Dun's number? Obviously that's specific to done in Brad Street. It's the standard for for commercial identity verification and that number being tied to. You mentioned it being you know that that static number. How is that adjusted? As folks are I've even noticed it in the two years of hosting a show that a lot of our guests have, you know, move jobs. Are they've they've moved around. How does the data being collected that you guys are storing for all these different companies? I guess how often is that updated to keep up with, you know, folks just progressing through their career and and either changing jobs within an organization or completely changing organizations all together? Absolutely, that's a great question and actually there are. There are two parts to that answer and so this is might be a little drawn out, but but let me walk through it. The done number is is a consistent esthetic identifier, that is that is generated for company when a company is created or when some company went meant, two companies want to do business with each other, they look at the existence of a donce just to talk a little bit about what the dons is. It is essentially a numerical digit that signifies one signifies a company on three different levels. It is a company as a global entity. So there will be a done s which we call as the global ultimate. So if we was just to take IBM as an example again, you know our mom the the IBM office in Ar Monk, New York would basically have the global ultimate dance number for IBM. Now there might be an IBM office in New York or in Dallas or Austin or San Francisco and so on, and they will be what we would call, as spite, a site dance location. So there is a dance number associated with IBM and San Francisco and they would be a site duns and then, for example, they might be a would be an IBM office, said, let's say in London, which happens to...

...be the head office of that local geography, and so they would be what we call as a local ultimate or a domestic ultimate for the office in London. And so the dunce actually is is a location based identifier that signifies a company and every location of a company has it done associated with it. People on the other hand, don't necessarily have a done directly associated with them. But because of our contact database and because we understand of you know, people working at companies in sure we understand when people move from one company to the other and so on, we essentially associate people with a company and the company, or that location of that company, is then associated with the dunce. Right. So what happens is that the dunce doesn't change over time. The once the dance is generated, it changes only ordered a new dance get created when a new location of a company comes up, right. But the People Association to the dance changes depending on how they move from a company to the other or how they move from one location of a company to another location. And and that that data, the online identifier that we have, whether it's a cookier device ID, and it's association to a dunce. We change that on a monthly basis or we I don't want to see change, we refresh that on a monthly basis to make sure that we are keeping that that live, while the Association of the company to its actual dance number, obviously, you know, lives on forever. And and just just you know, to make it real for people. The dunce number is not just an esoteric number that some company you know, might or might not create. Most financial organizations, if if you want to take a loan from somebody or if you want to do a business with the financial organization, they would expect you to have a done. As a matter of fact, if you want to be an independent software vender or a developer for apple and you want to have an APP that you create that is made available on the APP store, you have to have a done because apple uses that to ensure that you are a legitim identity...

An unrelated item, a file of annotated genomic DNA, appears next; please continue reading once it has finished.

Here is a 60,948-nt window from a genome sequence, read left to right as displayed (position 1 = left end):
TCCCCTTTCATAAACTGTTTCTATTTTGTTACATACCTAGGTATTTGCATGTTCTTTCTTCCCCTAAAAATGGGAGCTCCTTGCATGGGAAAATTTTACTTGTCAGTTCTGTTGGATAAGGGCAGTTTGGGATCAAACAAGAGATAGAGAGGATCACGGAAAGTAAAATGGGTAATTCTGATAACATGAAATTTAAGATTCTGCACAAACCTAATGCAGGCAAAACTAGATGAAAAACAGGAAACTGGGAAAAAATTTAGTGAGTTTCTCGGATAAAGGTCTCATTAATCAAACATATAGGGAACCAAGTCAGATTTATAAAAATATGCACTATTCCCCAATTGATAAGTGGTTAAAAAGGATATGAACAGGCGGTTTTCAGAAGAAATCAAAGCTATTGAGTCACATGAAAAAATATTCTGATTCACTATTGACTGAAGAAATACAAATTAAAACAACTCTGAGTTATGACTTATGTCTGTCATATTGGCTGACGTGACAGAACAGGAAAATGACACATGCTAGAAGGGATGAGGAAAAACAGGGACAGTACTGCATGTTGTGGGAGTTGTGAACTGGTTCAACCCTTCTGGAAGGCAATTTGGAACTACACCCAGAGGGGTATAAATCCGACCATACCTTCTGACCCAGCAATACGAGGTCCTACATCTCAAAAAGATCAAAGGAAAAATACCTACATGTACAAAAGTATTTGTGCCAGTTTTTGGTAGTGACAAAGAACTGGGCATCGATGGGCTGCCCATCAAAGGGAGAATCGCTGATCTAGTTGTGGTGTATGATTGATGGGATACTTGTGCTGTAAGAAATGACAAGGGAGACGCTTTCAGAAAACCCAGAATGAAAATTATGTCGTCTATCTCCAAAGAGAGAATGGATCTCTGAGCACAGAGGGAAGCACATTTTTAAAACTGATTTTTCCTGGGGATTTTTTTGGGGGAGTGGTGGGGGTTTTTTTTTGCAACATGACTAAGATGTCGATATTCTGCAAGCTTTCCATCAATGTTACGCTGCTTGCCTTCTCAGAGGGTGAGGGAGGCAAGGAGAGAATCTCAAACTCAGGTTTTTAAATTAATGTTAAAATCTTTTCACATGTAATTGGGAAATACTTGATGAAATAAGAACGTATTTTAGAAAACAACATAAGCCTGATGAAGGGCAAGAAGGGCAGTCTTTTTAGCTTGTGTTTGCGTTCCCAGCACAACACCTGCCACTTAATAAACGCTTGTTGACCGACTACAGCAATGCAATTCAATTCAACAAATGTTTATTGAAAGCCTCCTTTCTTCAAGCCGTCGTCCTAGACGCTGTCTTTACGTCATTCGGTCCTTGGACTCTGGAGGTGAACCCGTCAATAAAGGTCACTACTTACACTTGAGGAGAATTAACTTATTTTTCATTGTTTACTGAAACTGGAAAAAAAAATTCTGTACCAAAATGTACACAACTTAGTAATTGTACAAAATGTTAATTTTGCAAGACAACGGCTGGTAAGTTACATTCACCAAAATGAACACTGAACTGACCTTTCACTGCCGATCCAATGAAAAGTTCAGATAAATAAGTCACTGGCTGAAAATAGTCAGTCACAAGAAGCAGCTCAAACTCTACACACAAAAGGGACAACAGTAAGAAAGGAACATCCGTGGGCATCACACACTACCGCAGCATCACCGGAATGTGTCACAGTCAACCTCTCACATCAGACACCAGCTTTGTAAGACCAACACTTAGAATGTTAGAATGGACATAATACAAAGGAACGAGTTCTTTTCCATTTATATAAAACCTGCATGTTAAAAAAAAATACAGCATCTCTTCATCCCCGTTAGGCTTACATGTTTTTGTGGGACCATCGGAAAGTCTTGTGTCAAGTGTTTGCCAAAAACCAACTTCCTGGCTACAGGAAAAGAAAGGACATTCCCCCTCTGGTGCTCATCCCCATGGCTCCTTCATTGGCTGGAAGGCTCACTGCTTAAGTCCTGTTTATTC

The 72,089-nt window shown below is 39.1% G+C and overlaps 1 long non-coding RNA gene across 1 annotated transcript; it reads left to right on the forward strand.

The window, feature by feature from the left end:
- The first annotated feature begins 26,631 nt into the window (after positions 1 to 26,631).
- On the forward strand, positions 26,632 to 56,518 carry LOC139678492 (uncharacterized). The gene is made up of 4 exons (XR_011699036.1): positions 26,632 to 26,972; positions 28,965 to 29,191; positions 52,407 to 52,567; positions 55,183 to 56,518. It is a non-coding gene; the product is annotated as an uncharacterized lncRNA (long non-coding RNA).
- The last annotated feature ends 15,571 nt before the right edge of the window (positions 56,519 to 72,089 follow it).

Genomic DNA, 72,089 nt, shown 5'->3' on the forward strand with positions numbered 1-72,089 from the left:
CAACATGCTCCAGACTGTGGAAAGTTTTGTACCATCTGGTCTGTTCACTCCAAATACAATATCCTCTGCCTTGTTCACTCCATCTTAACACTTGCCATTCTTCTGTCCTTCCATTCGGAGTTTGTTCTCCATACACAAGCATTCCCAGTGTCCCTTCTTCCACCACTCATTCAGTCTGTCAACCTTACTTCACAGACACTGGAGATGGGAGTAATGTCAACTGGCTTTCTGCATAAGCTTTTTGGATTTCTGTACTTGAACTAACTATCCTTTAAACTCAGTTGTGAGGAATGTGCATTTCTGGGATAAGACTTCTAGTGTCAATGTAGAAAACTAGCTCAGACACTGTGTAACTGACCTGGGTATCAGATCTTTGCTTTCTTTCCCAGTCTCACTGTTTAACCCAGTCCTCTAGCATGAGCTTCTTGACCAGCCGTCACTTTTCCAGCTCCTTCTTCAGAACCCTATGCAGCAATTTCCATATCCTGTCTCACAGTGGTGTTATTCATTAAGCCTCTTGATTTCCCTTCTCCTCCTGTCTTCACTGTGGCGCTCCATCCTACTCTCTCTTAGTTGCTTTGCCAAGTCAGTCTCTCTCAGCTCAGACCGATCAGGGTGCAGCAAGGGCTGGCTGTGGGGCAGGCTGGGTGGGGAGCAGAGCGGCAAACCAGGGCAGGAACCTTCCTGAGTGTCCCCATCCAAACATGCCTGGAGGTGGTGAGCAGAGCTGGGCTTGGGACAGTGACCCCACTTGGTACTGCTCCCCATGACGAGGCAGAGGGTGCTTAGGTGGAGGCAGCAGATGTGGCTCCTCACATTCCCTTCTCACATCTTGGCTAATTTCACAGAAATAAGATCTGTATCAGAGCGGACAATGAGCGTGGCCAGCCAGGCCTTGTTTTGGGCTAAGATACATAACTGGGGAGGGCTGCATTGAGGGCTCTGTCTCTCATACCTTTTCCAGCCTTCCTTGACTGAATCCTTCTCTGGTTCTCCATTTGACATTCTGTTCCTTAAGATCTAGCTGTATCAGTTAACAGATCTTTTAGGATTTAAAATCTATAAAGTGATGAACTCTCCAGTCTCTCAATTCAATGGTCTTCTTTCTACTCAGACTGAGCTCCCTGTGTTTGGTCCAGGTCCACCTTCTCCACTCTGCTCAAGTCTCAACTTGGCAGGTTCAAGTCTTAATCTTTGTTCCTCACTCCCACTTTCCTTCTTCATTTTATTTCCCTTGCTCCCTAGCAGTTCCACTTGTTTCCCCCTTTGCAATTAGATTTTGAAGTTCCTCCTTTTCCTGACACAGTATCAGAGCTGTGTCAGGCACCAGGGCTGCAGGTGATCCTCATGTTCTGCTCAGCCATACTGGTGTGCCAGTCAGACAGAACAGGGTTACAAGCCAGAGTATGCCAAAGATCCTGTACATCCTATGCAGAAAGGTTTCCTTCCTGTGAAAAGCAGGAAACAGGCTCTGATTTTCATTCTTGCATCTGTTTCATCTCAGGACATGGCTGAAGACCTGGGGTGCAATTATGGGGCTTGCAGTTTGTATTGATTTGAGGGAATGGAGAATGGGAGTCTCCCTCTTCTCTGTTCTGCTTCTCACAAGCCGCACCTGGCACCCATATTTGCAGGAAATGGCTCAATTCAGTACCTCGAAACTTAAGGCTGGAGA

...that's being paid out to if you want to work with the government of the United States, you have to have a done. So most companies, just by the nature of being real, active companies that are engaging with other companies, require a donce which we at the end, we generate and make available to them for them to use. All right, so to kind of wrap this up in a in a nice full of both I need it where I want to talk about three three specific things that we talked about offline. Essentially, when the folks listening to this, when the BEDB marketer listening to this, you know when they're accurately managing and tracking identities. It's going to allow them to do three things. The first one is to have better attribution, the second one is to avoid spending money on on fraudulent clicks and the third one is to understand who's visiting their properties so that they can target better. Can you talk to us a little bit more about each of those three things? Absolutely, and I'll just go on a different in the bottom up order, if you don't mind. So think, think about a bed be marketer. What the one thing that the beb marketer ones to do is ensured that they are engaging with their prospects and their customers in the most efficient manner. And today we have research telling us that for a company to make a buying decision, they actually engage. They actually covered about sixty seven percent of their buying journey in a digital channel without actually engaging face to face or in person with the company that they want to buy from. Obviously this means that the BEDB marketer needs to be smart about engage our understanding who is engaging with them in that digital channel and WHO's coming to their website and so on. Like I said, what we have done at DNB is created these online ident or generated the setup online identities associated with the businesses, and all of these on and identities are actually tied back to a business through the donce. And so...